1685 Arena Road
Alexander City, Alabama 35010.

(256) 329-6736

Six miles west of Dadeville, down the wooded, rolling Young’s Ferry Road, hides a sandy beach cove known as D.A.R.E. Power Park that is dotted with shaded pavilions, picnic tables and open charcoal grills. Despite its seclusion, the park is a popular spot for locals and in-the-know passersby – both by vehicle and vessel – to take a break, stretch their legs and enjoy the serene nature that envelops the Lake Martin shoreline.

The 30-acre park is one of the largest managed by Alabama Power and boasts a number of amenities, including a beach, boat launch, public restrooms, an amphitheater, grills, picnic tables, pavilions and docks.

For more information about D.A.R.E. Power Park or to reserve park pavilions, contact the park office at 256-825-8386 or the Lake Martin Shoreline Management Office at 256-825-0053.

Visit Alabama Power's Shorelines



Horseshoe Bend National Military Park is a U.S. national military park managed by the National Park Service that is the site of the last battle of the Creek War on March 27, 1814.

A museum is on site along with walking trails, picnic areas, and scenic views.

Visit their website to learn more about Horseshoe Bend National Military Park.

11288 Horseshoe Bend Road
Daviston, Alabama 36256

(256) 234-7111

Keebler Park is located in walking distance of downtown Dadeville. This park has a walking trail, park benches, a pavilion, playground, beautiful scenery, and accessible restrooms.

Keebler Park Facebook


Wind Creek State Park, your public access to Lake Martin! This park spans 1,445 acres along the shores of scenic Lake Martin, which is a 44,000-acre clear water reservoir perfect for fishing, swimming, and boating. Park facilities include over 500 campsites, many of which are waterfront allowing campers to fish, swim and boat right out their back door. Other facilities include a marina/camp store, with boat rentals and wetslips, fishing pier, hiking, biking, and horseback-riding trails, playground and picnic areas with tables, grills, and shelters. Enjoy camping cabins at Wind Creek where all you bring are your cooking utensils and linens. Pet-friendly cabins are available.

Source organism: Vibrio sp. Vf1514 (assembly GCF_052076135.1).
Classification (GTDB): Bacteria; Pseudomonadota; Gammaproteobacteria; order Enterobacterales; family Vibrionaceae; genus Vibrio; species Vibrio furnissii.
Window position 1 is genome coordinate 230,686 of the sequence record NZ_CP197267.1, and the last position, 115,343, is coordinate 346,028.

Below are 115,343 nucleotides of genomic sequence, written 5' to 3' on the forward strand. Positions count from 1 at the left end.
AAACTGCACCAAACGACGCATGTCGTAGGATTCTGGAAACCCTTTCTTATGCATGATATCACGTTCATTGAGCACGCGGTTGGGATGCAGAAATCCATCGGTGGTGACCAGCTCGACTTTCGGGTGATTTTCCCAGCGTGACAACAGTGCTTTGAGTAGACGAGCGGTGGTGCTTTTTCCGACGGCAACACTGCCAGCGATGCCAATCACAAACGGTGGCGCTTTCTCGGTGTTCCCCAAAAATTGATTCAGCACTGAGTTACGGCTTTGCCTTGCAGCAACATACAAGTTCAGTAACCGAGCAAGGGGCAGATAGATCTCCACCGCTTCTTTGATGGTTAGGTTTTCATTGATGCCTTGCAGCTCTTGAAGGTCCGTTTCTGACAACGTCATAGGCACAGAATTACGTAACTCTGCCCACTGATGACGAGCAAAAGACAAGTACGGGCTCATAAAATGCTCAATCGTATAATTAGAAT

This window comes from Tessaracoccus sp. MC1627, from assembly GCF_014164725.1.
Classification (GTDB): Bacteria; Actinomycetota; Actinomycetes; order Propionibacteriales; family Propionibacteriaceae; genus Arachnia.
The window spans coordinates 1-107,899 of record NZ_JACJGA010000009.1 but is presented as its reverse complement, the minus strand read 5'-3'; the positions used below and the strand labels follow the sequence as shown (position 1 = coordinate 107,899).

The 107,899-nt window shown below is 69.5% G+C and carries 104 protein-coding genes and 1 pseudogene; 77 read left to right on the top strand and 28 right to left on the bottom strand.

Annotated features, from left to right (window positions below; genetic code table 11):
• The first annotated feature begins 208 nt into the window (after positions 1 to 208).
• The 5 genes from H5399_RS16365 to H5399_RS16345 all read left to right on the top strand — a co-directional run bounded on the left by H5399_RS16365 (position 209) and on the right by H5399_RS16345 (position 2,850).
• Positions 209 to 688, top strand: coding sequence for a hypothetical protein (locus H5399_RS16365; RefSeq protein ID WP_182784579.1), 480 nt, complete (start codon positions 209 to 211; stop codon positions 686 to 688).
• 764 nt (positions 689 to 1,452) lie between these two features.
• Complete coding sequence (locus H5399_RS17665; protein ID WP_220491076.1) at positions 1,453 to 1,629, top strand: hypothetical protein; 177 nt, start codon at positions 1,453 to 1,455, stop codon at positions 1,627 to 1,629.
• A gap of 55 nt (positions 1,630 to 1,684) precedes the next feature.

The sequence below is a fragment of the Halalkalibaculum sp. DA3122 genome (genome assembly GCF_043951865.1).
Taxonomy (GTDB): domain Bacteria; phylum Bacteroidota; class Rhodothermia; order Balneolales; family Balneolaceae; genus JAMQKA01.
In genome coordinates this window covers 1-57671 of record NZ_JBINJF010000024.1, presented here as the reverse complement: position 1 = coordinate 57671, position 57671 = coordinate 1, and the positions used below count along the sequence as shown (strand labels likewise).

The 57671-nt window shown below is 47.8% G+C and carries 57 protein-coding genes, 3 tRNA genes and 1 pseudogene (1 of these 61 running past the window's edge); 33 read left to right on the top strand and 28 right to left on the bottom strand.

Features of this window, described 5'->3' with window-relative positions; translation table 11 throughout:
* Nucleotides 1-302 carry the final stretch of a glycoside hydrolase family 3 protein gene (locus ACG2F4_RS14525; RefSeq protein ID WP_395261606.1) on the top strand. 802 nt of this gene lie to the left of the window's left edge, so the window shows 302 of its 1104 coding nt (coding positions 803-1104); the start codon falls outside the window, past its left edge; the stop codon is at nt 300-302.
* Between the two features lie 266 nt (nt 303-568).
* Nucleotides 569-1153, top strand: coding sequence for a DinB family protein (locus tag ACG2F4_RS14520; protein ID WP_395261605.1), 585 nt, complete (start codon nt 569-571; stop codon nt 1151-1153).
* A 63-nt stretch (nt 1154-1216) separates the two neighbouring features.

4325 Alabama Highway 128
Alexander City, Alabama 35010

Visit Wind Creek's Website

(256) 329-0845

The trails at Wind Creek State Park

Alabama Reunion Trail

This moderate to difficult trail is approximately 3.8 miles in length and traverses both hardwood bottoms and pine forest. Several natural features can be noted, which include an old home site on the northern half, picturesque hardwood bottoms, stands of pine, beds of fern and an abundance of bird and animal life. To learn more about and see a map of this location, visit

Campfire Trail

This trail begins and ends in the northern section of the Park. Rated primarily moderate with several steep areas, this trail is approximately 1.8 miles in length. During the spring, white dogwood, buckeye and oak leaf-hydrangea paint the hardwood ridges with brilliant color. This trail traverses both mixed hardwood forest and intermittent pine. Midway up the trail, a series of rock outcroppings occurs bordered by an abundance of ferns. Toward the end of the trail, a small stream bisects the path leading south. To learn more about this trail or see a map of the trail, visit

Horse Trails

Horse Trails is approximately 20 miles long. One of the trails is 5 miles and the another trail is 15 miles. Offering multiple views of wild life, the Jeff Reed Horse Trail takes riders through a vast forest of mixed hard wood, pines, ferns, along a stream and views of Lake Martin. For visitors that are horse camping, an additional 20 camping sites are available in our overflow area. To learn more about these trails and to view a map, visit